Eagle Air (Iceland)

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Eagle Air Iceland
EagleAir Iceland logo.png
IATA ICAO Callsign
FoundedÍsafjörður, Iceland (1970)
HubsReykjavik Airport
Fleet size6[1]
HeadquartersReykjavik Airport, Iceland
Key peopleHörður Guðmundsson & Jónína Guðmundsdóttir

Eagle Air (Icelandic name: Flugfélagið Ernir) is an Icelandic airline. It is based at Reykjavík Airport and offers domestic flights, charter services, and adventure tours in Iceland.

Company history[edit]

Eagle Air British Aerospace BAe-3212 Jetstream Super 31 at Reykjavik Airport

Eagle Air was founded in 1970 by Hörður Guðmundsson and his family as a transportation and security link in the Westfjords, one of the most remote parts of Iceland. The airline’s initial focus was on ambulance and mail services. Propeller-driven aircraft operated by Eagle Air included the Helio Courier, Britten-Norman Islander, Piper Aztec, Piper Chieftain, Cessna Titan, de Havilland Canada DHC-6-300 Twin Otter, Cessna 206 and Cessna 185.[2] Eagle Air also had a domestic charter flight component, which moved into the international arena in the early 1980s. Eagle Air flew charters to airports in Iceland, Greenland, Scandinavia and Europe.[citation needed]

According to the Official Airline Guide (OAG), in 1983 Eagle Air was operating scheduled jet service with Boeing 737-200 aircraft between Keflavik International Airport (KEF) and several destinations in western Europe including Amsterdam (AMS), Düsseldorf (DUS) and Zurich (ZRH). [3] At the time Eagle Air was flying Boeing 737 combi aircraft, which can be operated either in an all-passenger configuration or to carry a mixed load of passengers and freight on the main deck.[4] By 1989, the airline had expanded its scheduled Boeing 737-200 service to western Europe with Brussels (BRU), Geneva (GVA), Hamburg (HAM), Milan (MXP) and Munich (MUC) being added to its route network.[5] Eagle Air also operated other jet aircraft types in the past in charter operations including the Boeing 707, Boeing 720B and the stretched Douglas DC-8-61 ("Super DC-8").[6]

Eagle Air ceased operations in 1995 and was refounded in Reykjavík in 2003, in 2007 taking over service to destinations where Air Iceland stopped flying.[2] It began scheduled services to Árneshreppur, Bíldudalur, Höfn, and Sauðárkrókur, and in August 2010 to Heimaey in the Westman Islands.[7]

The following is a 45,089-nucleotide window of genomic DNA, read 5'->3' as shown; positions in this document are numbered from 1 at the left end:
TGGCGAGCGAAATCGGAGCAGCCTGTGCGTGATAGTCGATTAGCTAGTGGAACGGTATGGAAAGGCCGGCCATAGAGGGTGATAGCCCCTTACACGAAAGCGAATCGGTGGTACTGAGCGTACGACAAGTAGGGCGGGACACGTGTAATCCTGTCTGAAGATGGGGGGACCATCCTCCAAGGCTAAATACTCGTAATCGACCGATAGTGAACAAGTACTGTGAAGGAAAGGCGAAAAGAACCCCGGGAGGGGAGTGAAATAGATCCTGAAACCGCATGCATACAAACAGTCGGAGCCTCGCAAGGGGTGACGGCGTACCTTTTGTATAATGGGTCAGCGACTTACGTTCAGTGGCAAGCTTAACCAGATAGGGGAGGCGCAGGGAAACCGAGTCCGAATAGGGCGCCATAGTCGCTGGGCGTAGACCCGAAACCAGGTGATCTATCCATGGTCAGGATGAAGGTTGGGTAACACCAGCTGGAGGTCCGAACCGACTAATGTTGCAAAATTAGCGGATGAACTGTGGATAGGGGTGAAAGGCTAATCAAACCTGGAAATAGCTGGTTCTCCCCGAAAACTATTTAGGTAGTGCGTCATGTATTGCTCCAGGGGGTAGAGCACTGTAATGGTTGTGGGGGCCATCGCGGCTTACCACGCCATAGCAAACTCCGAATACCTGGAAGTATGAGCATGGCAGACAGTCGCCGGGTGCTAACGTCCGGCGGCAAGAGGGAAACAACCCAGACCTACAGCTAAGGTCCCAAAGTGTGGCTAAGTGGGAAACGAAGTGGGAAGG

Scheduled flight destinations[edit]

From Reykjavík Airport to:

Air charter services[edit]

Ambulance flights[edit]

Eagle Air has decades of experience in ambulance flights, and flies aircraft with pressurised cabins that can fly above weather for patient comfort. Oxygen and oxygen masks are on board, and a doctor and/or medical crew can be arranged if requested.


Eagle Air operates freight flights to any location in Iceland, overseas or at sea.

Aerial photography[edit]

Eagle Air has aircraft which are well suited for aerial photography, livestock inventory, and other similar projects. These assignments can be undertaken in Iceland or abroad, over land or sea.

Current fleet[edit]

Accidents and incidents[edit]


  1. ^ "Icelandic Aircraft Register". Icelandic Civil Aviation Administration. Archived from the original on 22 July 2011. Retrieved 29 July 2011.
  2. ^ a b "Flugsagan" (in Icelandic). The Icelandic Aviation Museum. Retrieved 15 August 2018.
  3. ^ http://www.departedflights.com, July 1, 1983 Official Airline Guide (OAG), Reykjavik-Keflavik International Airport flight schedules
  4. ^ http://www.timetableimages.com, Summer 1984 Eagle Air timetable
  5. ^ http://www.timetableimages.com, April 1, 1989 Eagle Air timetable
  6. ^ Eagle Air (Iceland) - Image Results
  7. ^ "Eagle Air Launches Flights to Westman Islands". Iceland Review. 30 January 2014 [4 August 2010].
  8. ^ "Tveir komust lífs af". Tíminn (in Icelandic). 8 April 1986. Retrieved 1 January 2019.
  9. ^ "Þrýsti barninu að mér og reyndi að verja konuna mína". Morgunblaðið (in Icelandic). 9 April 1986. Retrieved 1 January 2019.
  10. ^ "Ísing og niðurstreymi orsök flugslyssins?". Dagblaðið Vísir (in Icelandic). 7 April 1986. Retrieved 1 January 2019.
  11. ^ "Fórst með flugvél í Ísafjarðardjúpi". Morgunblaðið (in Icelandic). 22 January 1987. Retrieved 1 January 2019.

External links[edit]

Media related to Eagle Air of Iceland at Wikimedia Commons